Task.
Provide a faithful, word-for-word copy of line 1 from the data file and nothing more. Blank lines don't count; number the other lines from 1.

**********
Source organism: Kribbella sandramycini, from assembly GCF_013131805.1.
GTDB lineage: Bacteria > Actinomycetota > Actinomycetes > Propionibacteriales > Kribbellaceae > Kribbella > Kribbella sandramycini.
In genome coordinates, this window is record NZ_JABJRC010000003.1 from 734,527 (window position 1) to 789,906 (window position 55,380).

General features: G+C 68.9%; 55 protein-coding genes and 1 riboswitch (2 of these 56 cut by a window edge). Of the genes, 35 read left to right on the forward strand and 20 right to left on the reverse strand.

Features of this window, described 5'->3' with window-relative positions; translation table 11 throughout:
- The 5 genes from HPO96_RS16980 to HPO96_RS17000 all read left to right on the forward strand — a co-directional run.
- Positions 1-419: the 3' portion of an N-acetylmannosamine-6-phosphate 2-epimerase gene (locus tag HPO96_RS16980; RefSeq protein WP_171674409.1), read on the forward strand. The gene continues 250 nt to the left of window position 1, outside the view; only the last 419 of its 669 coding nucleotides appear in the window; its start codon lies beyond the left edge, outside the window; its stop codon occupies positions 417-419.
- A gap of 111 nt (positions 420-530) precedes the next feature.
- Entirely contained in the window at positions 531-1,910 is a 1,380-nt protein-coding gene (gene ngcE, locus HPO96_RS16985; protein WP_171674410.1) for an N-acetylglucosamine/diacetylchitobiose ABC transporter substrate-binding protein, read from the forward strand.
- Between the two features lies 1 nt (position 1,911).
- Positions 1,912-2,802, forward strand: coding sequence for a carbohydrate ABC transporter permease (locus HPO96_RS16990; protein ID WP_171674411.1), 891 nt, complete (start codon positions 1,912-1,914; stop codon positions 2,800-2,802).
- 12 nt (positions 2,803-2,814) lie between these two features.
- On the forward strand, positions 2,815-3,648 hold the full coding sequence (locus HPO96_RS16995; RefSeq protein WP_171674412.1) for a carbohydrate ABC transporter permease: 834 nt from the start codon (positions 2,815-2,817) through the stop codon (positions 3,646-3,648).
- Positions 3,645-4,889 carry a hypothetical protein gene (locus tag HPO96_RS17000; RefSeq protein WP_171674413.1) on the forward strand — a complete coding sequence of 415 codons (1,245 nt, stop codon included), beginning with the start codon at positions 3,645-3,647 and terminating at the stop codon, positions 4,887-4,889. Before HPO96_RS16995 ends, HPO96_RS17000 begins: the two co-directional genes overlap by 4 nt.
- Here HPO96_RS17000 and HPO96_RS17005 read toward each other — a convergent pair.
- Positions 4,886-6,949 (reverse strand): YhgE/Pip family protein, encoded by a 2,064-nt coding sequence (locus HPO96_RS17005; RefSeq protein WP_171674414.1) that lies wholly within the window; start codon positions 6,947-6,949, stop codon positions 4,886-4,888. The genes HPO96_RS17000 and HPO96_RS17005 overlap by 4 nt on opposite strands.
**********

Source organism: Kribbella sandramycini, from assembly GCF_013131805.1.